So, yes, the story’s kind of cool – but the business of this site is to review albums, not science-fiction stories, so our concern has to be how well the music on the album supports the story. (And, frankly, that story – which I’ve synopsized from the promotional materials – is hardly clear from the lyrics themselves.) I guess I’d say that the difficult, challenging music doesn’t really support the story. Wave plays progressive rock in the same way that The Mars Volta plays progressive rock, and by so saying I do NOT mean to suggest that Wave sounds anything like The Mars Volta – only that both bands are far from, say, Yes or Genesis or King Crimson but that both bands’ music is complex and challenging. The question about Wave, like the one raised by each new Mars Volta album, is to what degree the music’s complexity rewards the attention it demands?
Well, frankly, in the case of Wave, I’m not sure that the rewards are commensurate with the effort. Part of the problem is that the songs are not so much songs as compositions – they’re not bereft of melody, but the band eschews perhaps too resolutely the verse and the chorus in favour of seemingly infinite changes in dynamics and tempo. What that means is that there is a lot of very interesting music on this hour-and-a-quarter-long album, but there isn’t really one whole song that stands up and stands out on its own. The songs are linked by spoken, acted bits that are meant to unite them, but, as I’ve said, the story is hard to glean from the lyrics themselves, and the acted bits range from intrusive to embarrassing.
How to describe the music? I’ll start from the bottom up: for an independent CD, this album has superb, bass-heavy production, and the bass is perhaps, through the whole album, the most noticeable instrument. Bassist Peter Sláde ek is simply excellent, his sound reminiscent of Geddy Lee’s old Rickenbacker tone on much of the album, and his playing is a delight throughout. But – and this might sound paradoxical – his virtuosity is also part of the band’s problem, as is the similar virtuosity of the other band members. The band seems to be as interested in displaying its instrumental chops as in constructing coherent songs – hence the constant shifts in each song from fast to slow, loud to quiet, this time signature to that. I can’t really compare this band to any other to give you an idea of their sound, and that fact itself points to another problem: Wave’s very originality makes the music less accessible than it might be. If I had to guess, I’d say that the band members are consciously trying here not to sound like any other band; succeeding in that attempt, they’ve flirted with obscurity.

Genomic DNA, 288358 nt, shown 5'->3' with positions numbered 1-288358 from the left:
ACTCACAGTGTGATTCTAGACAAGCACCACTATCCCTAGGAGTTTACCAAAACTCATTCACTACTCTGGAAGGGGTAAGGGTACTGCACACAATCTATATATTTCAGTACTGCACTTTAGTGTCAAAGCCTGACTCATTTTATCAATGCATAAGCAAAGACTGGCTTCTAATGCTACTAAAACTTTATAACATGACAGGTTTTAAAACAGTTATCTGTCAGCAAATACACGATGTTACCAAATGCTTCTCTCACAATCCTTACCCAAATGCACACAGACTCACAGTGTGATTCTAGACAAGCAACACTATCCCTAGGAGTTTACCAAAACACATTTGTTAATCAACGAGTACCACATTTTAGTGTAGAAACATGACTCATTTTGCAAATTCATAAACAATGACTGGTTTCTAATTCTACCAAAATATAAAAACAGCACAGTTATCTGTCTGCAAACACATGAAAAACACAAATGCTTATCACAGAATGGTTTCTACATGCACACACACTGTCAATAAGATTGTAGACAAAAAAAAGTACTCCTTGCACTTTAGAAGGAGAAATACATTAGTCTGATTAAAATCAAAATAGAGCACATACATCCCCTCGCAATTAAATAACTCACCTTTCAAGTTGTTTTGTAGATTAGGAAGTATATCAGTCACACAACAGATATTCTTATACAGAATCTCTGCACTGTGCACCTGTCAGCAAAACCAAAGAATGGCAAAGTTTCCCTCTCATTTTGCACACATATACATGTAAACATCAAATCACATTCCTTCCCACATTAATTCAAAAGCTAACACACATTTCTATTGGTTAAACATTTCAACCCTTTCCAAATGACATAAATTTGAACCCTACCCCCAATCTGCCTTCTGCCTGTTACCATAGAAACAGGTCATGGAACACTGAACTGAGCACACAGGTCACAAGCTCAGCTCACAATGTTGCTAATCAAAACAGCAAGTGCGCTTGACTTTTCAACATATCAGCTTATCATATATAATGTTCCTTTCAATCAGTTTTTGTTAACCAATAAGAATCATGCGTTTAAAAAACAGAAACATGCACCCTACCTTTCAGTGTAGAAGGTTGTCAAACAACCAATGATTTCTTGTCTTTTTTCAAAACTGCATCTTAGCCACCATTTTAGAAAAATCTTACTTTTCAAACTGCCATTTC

Is it ridiculous of me to fault a band for originality? Maybe, and I wouldn’t blame the band members themselves if they thought so. To my ears, though, this lengthy, extraordinarily ambitious, difficult album is simply not, as a whole, pleasing to listen to, and no amount of originality or virtuosity can compensate for that fact. I give them full credit for their achievement here, but I also hope that, if the band continues to make music, it’ll capitulate a little more to its listeners and condescend to write a few tunes and maybe even a chorus now and again.
Conclusion: 7 out of 10
Brother Ape - Shangri-La
Tracklist: New Shangri-La (6:03), Lunatic Kingdom (6:01), Umbrellas (2:13), Inside You (5:11), Beams (6:38), Monasteries Of Meteora (4:32), I'll be Going (5:48), Tweakhead (2:05), A Reason To Wake (3:11), Meatball Tour (5:43), Timeless For The Timebeing (7:45), Shangri-La (2:35)
Hailing from Stockholm, Brother Ape had been around for a decade before their debut album containing a 'best of demos' collection called On The Other Side was released last year. Since then the main vocalist Peter Dahlgren has departed, meaning that the Apes' main composer Stefan Damicolas, who previously sang on around a third of the songs, takes on the role full-time along with his guitar duties. The line-up is completed by Gunnar Maxen on bass, keyboards and vocals and drummer Max Bergman.
The result is the release of Shangri-La, twelve tracks that deliver upbeat rock, with a not overtly progressive obsession, a modern feel and a few jazz-fusion elements thrown in for good measure. There's a very 70s/80s American vibe to all the songs, that brings to mind the likes of Saga, Kansas, America and Styx. Typical of this would be the opening title track - a good catchy rock song with a few progressive elements in the instrumental sections.